Viva Aerobus, Allegiant Hoping to Land US Antitrust Immunity to Share Routes

The merger between the two airlines has been approved in Mexico, but requires approval of antirust immunity in the US in order for the Mexican and US-based airlines to be able to share routes

The two airlines are seeking to obtain antitrust immunity, which would allow them to share routes, as happened with the integration between Delta and Aeroméxico ein 2016.
October 18, 2022 | 03:41 PM

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The merger plans of Mexican airline Viva Aerobus and Las Vegas-based carrier Allegiant are moving forward after receiving regulatory approval in Mexico, but the airlines must still await approval from the US Department of Transportation (DOT) after convincing the authorities of the benefits of the alliance.

The low-cost airlines are seeking antitrust immunity from the DOT in order to finalize their plans before Mexico regains Category 1 air safety status from the US Federal Aviation Administration (FAA).

Antitrust immunity grant allows the participants in a joint venture to collude in the offering of routes that they agree to include in the agreement.

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The expedited approval “would allow immediate improvement in utilization and sales of existing service and provide sufficient time to develop plans and introduce new services by the first quarter of 2023, allowing the applicants to launch new routes once Mexico is restored to Category 1,” the airlines told the DOT in a document filed in August.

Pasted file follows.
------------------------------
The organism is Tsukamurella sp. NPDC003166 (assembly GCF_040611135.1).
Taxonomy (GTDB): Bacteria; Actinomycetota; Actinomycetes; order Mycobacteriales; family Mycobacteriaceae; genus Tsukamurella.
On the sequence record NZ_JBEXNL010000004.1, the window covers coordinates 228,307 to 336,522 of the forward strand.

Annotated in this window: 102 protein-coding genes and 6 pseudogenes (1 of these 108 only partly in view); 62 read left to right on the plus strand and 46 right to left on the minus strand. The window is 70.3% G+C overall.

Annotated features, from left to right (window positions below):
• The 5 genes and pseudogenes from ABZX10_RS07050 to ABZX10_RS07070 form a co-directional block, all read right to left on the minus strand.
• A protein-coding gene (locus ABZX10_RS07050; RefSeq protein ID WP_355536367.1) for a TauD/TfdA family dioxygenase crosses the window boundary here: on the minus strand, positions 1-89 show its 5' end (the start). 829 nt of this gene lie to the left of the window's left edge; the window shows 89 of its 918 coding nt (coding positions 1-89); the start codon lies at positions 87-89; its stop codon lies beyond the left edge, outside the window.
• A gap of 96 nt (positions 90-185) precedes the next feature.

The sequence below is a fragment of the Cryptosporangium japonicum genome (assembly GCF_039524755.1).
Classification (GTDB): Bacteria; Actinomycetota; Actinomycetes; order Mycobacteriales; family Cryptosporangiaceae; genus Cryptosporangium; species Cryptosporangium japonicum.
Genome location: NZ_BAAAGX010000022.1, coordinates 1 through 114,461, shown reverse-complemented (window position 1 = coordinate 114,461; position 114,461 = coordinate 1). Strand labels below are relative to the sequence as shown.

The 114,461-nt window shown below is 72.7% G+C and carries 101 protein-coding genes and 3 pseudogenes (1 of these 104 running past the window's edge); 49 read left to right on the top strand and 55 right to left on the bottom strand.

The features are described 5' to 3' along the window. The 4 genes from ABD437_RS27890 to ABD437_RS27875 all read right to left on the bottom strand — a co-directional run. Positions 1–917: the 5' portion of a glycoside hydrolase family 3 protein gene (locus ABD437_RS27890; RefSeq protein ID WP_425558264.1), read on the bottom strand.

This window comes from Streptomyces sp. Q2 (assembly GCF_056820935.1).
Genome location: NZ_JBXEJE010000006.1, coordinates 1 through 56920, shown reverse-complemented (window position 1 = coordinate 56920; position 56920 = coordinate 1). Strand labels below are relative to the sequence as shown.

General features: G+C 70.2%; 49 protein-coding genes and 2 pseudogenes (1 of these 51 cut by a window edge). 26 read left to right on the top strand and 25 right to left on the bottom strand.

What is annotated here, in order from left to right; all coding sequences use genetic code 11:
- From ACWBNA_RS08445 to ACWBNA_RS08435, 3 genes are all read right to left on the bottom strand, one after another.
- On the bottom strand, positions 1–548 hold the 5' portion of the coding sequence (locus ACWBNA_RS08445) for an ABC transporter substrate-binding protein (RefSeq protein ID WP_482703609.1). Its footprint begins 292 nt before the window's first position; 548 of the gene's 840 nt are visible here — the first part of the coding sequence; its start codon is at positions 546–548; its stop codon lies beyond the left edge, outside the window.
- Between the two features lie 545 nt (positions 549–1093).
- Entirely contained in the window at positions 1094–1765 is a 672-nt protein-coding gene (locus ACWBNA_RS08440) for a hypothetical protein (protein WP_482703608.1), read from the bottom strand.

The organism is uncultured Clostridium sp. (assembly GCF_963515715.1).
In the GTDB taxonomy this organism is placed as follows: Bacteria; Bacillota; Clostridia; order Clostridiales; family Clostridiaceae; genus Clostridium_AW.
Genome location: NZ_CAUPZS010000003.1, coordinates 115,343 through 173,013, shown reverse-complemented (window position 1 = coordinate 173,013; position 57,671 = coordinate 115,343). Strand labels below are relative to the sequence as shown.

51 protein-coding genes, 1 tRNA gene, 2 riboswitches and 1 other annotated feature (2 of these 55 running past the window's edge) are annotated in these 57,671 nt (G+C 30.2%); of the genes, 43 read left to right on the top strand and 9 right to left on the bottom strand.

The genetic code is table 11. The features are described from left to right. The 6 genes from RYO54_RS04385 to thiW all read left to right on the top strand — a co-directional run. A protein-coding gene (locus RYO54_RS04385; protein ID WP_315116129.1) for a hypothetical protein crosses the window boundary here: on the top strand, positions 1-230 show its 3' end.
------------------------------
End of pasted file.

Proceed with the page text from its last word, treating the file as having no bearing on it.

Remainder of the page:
Originally, the application to the DOT, submitted in December 2021, was expected to receive a resolution in July 2022; but according to the document submitted by the companies to the regulator, their expectation is to receive approval this fall, according to the document.

The airlines are seeking to obtain antitrust immunity, which allowed for further integration between Delta and Aeromexico in 2016.

Antitrust immunity will allow Viva Aerobus and Allegiant to coordinate without restrictions on issues such as pricing, flight scheduling and network planning.


Viva Aerobus says this is key in light of the challenges it has faced in launching cross-border services focused on leisure travel, primarily due to a lack of brand awareness among US consumers.

The airline told the DOT that its Mexican competitors have been able to circumvent this by linking up with other US carriers, such as Delta, and with Aeromexico, and with code-sharing between Volaris and Frontier, both of which have Indigo Partners as investors.

The airlines reported on October 17 that Mexico’s antitrust watchdog COFECE approved the alliance without restrictions, but that it would not proceed if they do not obtain antitrust immunity from the DOT.

“Viva would reallocate its resources to pursue a joint venture or alliance with another non-US airline to serve routes outside the US, to the detriment of US consumers,” the airline told the Mexican regulator in August.


Viva Aerobus agreed in December to a commercial alliance to integrate its operations with US-based Allegiant, which will bring in $50 million of capital for the Mexican carrier.

The two airlines have identified more than 250 potential new non-stop routes to destinations in the two countries.

The alliance would open the door for Allegiant, based in Las Vegas, Nevada, to include Mexican destinations in its offerings, including Cancún, Los Cabos and Puerto Vallarta.

Viva Aerobus will add more routes to those it already has in the US, as Allegiant operates in 130 US cities. The Monterrey-based airline is targeting tourist destinations for its Mexican customers, such as Las Vegas and several cities in Florida.

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